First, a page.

March 11, 2015 at 8:14 pm #7998
First off, I’m in favor of the death penalty. If guilt is 100% that is. Tim McVeigh would be an example of someone 100%. Scott Peterson, not 100%. OJ, 100%.
Utah is trying to bring back the firing squad. Most people would be against this, but I have to say why? Lethal injection is a failure. Firing squad is a guaranteed quick death.
I think the bigger issue is that people tend to view lethal injection as “humane”, but would be against methods such as firing squads, beheadings, or hangings.
Even though they all share the same result.March 11, 2015 at 8:21 pm #8000LangstonParticipant
Interested to know who sets the percentages.March 11, 2015 at 8:32 pm #8002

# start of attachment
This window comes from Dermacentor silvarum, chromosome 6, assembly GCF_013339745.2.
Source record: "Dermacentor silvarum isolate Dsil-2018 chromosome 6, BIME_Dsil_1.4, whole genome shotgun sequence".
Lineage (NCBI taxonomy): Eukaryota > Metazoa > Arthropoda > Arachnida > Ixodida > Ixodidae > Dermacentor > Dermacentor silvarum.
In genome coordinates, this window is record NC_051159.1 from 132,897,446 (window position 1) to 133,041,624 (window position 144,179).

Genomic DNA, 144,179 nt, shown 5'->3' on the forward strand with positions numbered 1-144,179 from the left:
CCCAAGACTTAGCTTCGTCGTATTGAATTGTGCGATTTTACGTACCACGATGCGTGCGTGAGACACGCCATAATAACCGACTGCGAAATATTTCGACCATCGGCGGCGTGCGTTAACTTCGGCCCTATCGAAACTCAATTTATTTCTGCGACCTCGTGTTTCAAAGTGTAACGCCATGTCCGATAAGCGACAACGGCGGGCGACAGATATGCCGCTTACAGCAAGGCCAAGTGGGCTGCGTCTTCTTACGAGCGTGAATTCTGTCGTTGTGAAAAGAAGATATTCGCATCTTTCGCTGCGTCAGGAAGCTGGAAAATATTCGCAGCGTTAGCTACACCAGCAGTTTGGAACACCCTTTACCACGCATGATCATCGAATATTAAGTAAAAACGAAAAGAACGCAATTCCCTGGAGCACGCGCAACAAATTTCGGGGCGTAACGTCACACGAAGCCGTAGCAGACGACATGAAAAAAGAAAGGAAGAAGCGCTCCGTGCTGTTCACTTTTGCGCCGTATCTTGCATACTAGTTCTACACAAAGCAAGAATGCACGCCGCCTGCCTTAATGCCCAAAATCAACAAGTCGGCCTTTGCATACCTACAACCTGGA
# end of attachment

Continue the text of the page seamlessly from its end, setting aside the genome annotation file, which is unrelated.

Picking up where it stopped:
The evidence should set the percentages.March 12, 2015 at 9:15 am #8015jerry1949Spectator
In our culture with our economy there’s no reason to kill anyone. All the forms of capital punishment are inhumane.March 12, 2015 at 9:56 am #8019
Our Justice System is imperfect.
(OJ Simpson being a prime example)
My personal view on the death penalty in fact changed with the Simpson verdict.
You do not take a life based on an imperfect system.
How many people on death row have been exonerated by DNA technology alone?March 12, 2015 at 10:43 am #8024BrianlParticipant
That’s just it, Amus. We now have the DNA technology. If that is used in finding guilt, and 100 percent accurate, fry ’em.March 12, 2015 at 10:49 am #8025
But even that doesn’t address the inequities in the system.
Is there any doubt that OJ would have been found guilty if he had had a public defender as opposed to the “Dream Team”?March 12, 2015 at 10:54 am #8026BrianlParticipant
I don’t disagree for a second that there are flaws in our justice system. I don’t think there is a “perfect” justice system.
That said, it’s still the best in the world.March 12, 2015 at 12:11 pm #8030Andy BrownParticipant